Consumers should also consider the overall types of cooking they do, then select pans that are appropriate shapes and sizes.

"Family size determines the type of cookware collection required," he added. "You may need a large-volume pot or a specialty pot that suits family requirements."

A basic purchase should include four pieces, according to Granato:

- A 10- to 12-inch fry pan with a curved side.

- A 2-quart saucepan.

- A 4- to 12-quart stockpot for soups and pasta.

- A true saute pan with deep, straight sides.

For a lifetime of cookware quality, study the wide variety of purchase options available before making a selection . . . then watch those pots to make certain they boil properly.

This story was compiled with information from "The Kitchenware Book," by Steve Ettlinger and Irena Chalmers (Macmillan, 466 pages, $30). The book is an illustated, encyclopedic reference to every piece of kitchen equipment.



2 pounds asparagus, trimmed

4 tablespoons butter

1 tablespoon fresh Italian parsley, chopped

1 tablespoon fresh or freeze-dried chives, chopped

1 tablespoon fresh dill, chopped

1 tablespoon fresh rosemary, chopped

1 teaspoon freshly ground black pepper

1/4 cup Parmesan cheese

Add washed and trimmed asparagus to tall pot of boiling water; simmer until tender, 1 1/2-2 minutes. Drain and pat dry. Combine butter, chopped herbs and pepper in a small bowl; blend thoroughly. Just before serving, melt the herb butter in a heavy skillet. Add the asparagus and gently toss to heat through, about 2 minutes. Transfer to warmed serving platter and sprinkle with Parmesan cheese. Makes 6 servings.

- From "The New Basics Cookbook"

- Each serving contains 123 calories; 9 gm fat; 162 mg sodium; 24 mg cholesterol.


1 whole salmon, 6-8 pounds

Court Bouillon:

3 quarts water

1/2 cup white wine vinegar

1 cup onions, chopped

1 cup carrots, chopped

1 cup celery, chopped

10 black peppercorns

1 bay leaf

5 tablespoons fresh lemon juice

For bouillon, combine all ingredients in a large pot, bring to boil and simmer 10 minutes. Strain before using.

For salmon, bone entire fish. Tie fish with cotton twine every 2 inches and place on rack of fish poachers. Add enough court bouillon to cover top of fish. Turn heat to high, and when liquid starts to boil, lower heat to simmer and poach 20-25 minutes.

(A good rule of thumb for poaching, whether it be a whole fish, steaks or pieces, is to poach 10 minutes to the inch, measured at the thickest part. A 1/2-inch steak would need 5 minutes, a 2-inch piece, 20 minutes. Start timing once simmering begins.)

Add more stock or water as liquid evaporates, always keeping the top covered. When done, remove fish from poacher and place in refrigerator 6-12 hours. Peel off skin, remove dark, fatty flesh along midsection and serve on platter, garnished as desired. Makes 12-14 servings.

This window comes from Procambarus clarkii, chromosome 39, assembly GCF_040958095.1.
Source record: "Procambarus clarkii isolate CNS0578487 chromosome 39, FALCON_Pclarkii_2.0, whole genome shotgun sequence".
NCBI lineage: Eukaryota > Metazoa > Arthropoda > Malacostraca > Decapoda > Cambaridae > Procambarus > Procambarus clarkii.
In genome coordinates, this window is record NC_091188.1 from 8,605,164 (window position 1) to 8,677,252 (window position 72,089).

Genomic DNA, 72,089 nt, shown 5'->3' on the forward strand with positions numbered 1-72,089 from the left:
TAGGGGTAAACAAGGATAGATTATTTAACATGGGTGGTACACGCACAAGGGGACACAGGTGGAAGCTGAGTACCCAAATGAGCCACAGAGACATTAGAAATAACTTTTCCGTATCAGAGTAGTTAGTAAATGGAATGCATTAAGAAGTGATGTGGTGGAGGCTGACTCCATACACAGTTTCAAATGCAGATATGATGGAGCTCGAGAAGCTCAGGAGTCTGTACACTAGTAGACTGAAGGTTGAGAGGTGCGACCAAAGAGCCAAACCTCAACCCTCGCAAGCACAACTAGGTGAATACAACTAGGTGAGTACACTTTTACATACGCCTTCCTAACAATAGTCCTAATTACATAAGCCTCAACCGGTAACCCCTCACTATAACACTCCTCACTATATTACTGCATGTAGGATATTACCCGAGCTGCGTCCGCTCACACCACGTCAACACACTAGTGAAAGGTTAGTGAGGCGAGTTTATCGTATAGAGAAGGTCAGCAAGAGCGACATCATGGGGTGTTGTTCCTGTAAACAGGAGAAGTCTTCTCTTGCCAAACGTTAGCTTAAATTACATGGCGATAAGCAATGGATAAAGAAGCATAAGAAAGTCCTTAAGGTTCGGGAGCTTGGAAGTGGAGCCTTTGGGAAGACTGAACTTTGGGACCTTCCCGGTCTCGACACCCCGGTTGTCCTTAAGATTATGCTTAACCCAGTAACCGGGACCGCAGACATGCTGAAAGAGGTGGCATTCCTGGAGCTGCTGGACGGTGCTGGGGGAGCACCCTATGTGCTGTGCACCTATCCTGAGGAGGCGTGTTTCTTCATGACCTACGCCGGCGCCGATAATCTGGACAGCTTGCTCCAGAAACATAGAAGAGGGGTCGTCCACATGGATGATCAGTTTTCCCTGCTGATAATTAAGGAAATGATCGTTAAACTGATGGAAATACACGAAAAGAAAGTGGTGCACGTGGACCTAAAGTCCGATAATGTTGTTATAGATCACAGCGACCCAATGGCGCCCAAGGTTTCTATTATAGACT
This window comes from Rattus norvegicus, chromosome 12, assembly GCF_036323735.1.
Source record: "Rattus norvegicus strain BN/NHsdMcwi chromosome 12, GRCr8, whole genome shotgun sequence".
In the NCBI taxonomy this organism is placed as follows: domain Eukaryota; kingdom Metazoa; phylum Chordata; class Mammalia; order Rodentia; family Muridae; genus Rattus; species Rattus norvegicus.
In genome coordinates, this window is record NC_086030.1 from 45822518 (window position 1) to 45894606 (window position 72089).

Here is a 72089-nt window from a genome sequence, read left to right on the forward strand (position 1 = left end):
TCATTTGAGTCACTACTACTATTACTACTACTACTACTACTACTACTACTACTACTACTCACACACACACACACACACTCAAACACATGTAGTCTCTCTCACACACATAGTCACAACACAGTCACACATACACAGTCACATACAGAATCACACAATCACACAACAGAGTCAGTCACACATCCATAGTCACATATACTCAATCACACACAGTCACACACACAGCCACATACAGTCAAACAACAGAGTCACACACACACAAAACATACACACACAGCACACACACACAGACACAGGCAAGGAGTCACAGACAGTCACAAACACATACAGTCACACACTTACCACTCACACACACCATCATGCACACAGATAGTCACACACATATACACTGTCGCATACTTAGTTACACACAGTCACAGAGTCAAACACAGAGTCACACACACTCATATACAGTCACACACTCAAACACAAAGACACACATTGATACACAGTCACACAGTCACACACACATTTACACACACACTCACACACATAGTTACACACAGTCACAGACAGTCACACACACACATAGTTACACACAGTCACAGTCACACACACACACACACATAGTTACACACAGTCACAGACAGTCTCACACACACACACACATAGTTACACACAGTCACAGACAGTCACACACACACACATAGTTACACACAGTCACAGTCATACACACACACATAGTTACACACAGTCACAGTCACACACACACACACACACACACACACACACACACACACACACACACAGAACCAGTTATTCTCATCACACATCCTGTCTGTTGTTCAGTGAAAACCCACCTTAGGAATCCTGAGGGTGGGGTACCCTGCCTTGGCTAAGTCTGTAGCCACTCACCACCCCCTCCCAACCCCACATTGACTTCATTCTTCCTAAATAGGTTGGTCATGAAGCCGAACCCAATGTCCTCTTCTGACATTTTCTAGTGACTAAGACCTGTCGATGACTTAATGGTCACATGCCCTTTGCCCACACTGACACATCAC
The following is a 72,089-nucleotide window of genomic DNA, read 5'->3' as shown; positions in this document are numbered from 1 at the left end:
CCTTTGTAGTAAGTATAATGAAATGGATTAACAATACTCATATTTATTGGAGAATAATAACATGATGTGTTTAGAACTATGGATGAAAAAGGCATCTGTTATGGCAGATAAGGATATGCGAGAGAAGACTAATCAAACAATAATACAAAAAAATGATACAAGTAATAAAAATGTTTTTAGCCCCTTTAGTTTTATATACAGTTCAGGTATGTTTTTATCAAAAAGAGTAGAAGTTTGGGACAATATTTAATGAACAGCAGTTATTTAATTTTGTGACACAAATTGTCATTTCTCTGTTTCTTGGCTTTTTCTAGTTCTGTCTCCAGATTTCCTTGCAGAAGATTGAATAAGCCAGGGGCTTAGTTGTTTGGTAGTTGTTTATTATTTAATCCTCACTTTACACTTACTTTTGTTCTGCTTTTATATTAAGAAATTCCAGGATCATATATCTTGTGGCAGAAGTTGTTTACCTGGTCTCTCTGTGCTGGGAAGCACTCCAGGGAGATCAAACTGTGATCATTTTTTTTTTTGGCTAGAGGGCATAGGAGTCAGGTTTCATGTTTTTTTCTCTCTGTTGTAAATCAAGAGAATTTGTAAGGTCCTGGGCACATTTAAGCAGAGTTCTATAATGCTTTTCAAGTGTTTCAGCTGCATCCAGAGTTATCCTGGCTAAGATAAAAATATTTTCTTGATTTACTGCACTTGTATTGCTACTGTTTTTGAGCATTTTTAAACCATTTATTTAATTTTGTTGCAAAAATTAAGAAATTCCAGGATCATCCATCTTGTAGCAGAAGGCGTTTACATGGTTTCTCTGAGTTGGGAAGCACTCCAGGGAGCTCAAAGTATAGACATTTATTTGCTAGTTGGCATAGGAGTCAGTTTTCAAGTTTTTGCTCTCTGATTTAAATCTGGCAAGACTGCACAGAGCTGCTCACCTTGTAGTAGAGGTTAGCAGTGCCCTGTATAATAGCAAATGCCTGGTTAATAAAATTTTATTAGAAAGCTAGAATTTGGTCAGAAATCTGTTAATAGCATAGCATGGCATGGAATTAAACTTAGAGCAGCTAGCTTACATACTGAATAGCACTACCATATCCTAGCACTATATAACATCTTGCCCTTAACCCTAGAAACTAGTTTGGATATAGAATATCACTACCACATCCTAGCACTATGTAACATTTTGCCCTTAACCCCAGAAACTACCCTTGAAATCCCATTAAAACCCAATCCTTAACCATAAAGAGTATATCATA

- From "The Fishmonger Cookbook"

- Each serving contains 219 calories; 8 gm fat; 1391 mg sodium; 81 mg cholesterol.


3 eggs, separated

1/3 cup sugar

2 cups buttermilk

1 tablespoons butter, melted

1 3/4 cups flour

1/2 teaspoon salt

1 teaspoon baking powder

Applesauce or jelly, if desired

Beat egg whites until stiff; set aside. In another bowl beat together egg yolks and sugar, add buttermilk and melted butter; stir in sifted dry ingredients; blend well. Fold in egg whites. Bake in preheated ableskiver iron, spooning a bit of applesauce or jelly into center of each ableskiver before turning, if desired, or serve with syrup, jam or powdered sugar. Makes 2 dozen.

- From "Mormon Country Cooking"

- Each serving contains 61 calories; 2 gm fat; 161 mg sodium; 29 mg cholesterol.


1 cup onion, finely chopped

2 teaspoons butter or margarine

2 teaspoons olive oil

1 cup long grain rice

1 green pepper, finely chopped

1 sweet red pepper, finely chopped

1 tablespoon garlic, minced

1/4 cup fresh basil leaves, chopped

1/2 teaspoon saffron threads, crumbled

1-1 1/2 cups chicken broth

1 pound large shrimp, shelled and deveined, or 1/2 pound cherrystone clams and 1/2 pound shrimp

1 cup peas, frozen

In a large skillet, saute onion in butter or margarine and oil until onion is softened. Add rice and cook, stirring for 3 minutes. Add peppers, garlic, basil, saffron and 1 cup of the broth. Bring the mixture to a boil, stirring. Lower the heat, cover pan and simmer for 10 minutes. If you use clams, add them to the pot after 5 minutes.

Add, but do not stir in, shrimp, peas, and if all the liquid has been absorbed, the remaining 1/2 cup of broth. Cover the paella and simmer for 8-10 minutes until the shrimp are pink and firm and rice is tender. Makes 4 servings.

- From Jane Brody's Good Food Gourmet

- Each serving contains 383 calories; 14 gm fat; 497 mg sodium; 34 mg cholesterol.


1 tablespoon olive oil

3/4 cup purple onion, diced

1/2 cup carrot, diced

1/2 cup turnip, diced

1/2 cup zucchini, diced

3/4 cup tomato, diced

1-2 tablespoons ground cumin

1 teaspoon curry powder

1 teaspoon paprika

1 1/2 cups low-sodium chicken broth, undiluted

1 cup couscous, uncooked

1/4 teaspoon salt

1/2 teaspoon pepper

Heat olive oil in large saucepan over medium-high heat; add onion and saute until tender. Stir in carrot, turnip and zucchini; cook 5 minutes, stirring occasionally. Add tomato, cumin, curry powder and paprika; cook 2 minutes, stirring constantly.

Add chicken broth; bring to a boil. Remove from heat. Add couscous; cover and let stand 5 minutes or until couscous is tender and liquid is absorbed. Stir in salt and pepper. Fluff couscous with a fork and transfer to a serving bowl. Makes 9 servings.

- From "Cooking Light Cookbook 1993"

Each serving contains 57 calories; 2 gm fat; 77 mg sodium; 0 mg cholesterol.